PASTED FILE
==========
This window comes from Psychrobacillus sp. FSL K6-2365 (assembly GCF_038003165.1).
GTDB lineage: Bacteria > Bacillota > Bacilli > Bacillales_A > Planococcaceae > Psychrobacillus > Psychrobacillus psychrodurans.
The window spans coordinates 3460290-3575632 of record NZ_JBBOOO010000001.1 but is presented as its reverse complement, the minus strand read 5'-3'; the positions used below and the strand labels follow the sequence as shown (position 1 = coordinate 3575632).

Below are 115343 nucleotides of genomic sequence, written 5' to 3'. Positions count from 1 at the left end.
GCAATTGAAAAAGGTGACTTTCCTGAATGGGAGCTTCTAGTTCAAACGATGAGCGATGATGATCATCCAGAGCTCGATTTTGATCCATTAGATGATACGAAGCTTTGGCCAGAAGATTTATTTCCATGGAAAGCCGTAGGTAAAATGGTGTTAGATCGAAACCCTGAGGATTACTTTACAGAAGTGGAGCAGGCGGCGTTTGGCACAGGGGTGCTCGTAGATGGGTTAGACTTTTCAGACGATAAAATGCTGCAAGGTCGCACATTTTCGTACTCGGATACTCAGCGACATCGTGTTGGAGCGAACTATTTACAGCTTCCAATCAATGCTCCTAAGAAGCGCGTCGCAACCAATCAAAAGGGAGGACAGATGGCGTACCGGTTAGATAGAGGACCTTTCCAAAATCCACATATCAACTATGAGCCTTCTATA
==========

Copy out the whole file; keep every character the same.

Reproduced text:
This window comes from Psychrobacillus sp. FSL K6-2365 (assembly GCF_038003165.1).
GTDB lineage: Bacteria > Bacillota > Bacilli > Bacillales_A > Planococcaceae > Psychrobacillus > Psychrobacillus psychrodurans.
The window spans coordinates 3460290-3575632 of record NZ_JBBOOO010000001.1 but is presented as its reverse complement, the minus strand read 5'-3'; the positions used below and the strand labels follow the sequence as shown (position 1 = coordinate 3575632).

Below are 115343 nucleotides of genomic sequence, written 5' to 3'. Positions count from 1 at the left end.
GCAATTGAAAAAGGTGACTTTCCTGAATGGGAGCTTCTAGTTCAAACGATGAGCGATGATGATCATCCAGAGCTCGATTTTGATCCATTAGATGATACGAAGCTTTGGCCAGAAGATTTATTTCCATGGAAAGCCGTAGGTAAAATGGTGTTAGATCGAAACCCTGAGGATTACTTTACAGAAGTGGAGCAGGCGGCGTTTGGCACAGGGGTGCTCGTAGATGGGTTAGACTTTTCAGACGATAAAATGCTGCAAGGTCGCACATTTTCGTACTCGGATACTCAGCGACATCGTGTTGGAGCGAACTATTTACAGCTTCCAATCAATGCTCCTAAGAAGCGCGTCGCAACCAATCAAAAGGGAGGACAGATGGCGTACCGGTTAGATAGAGGACCTTTCCAAAATCCACATATCAACTATGAGCCTTCTATA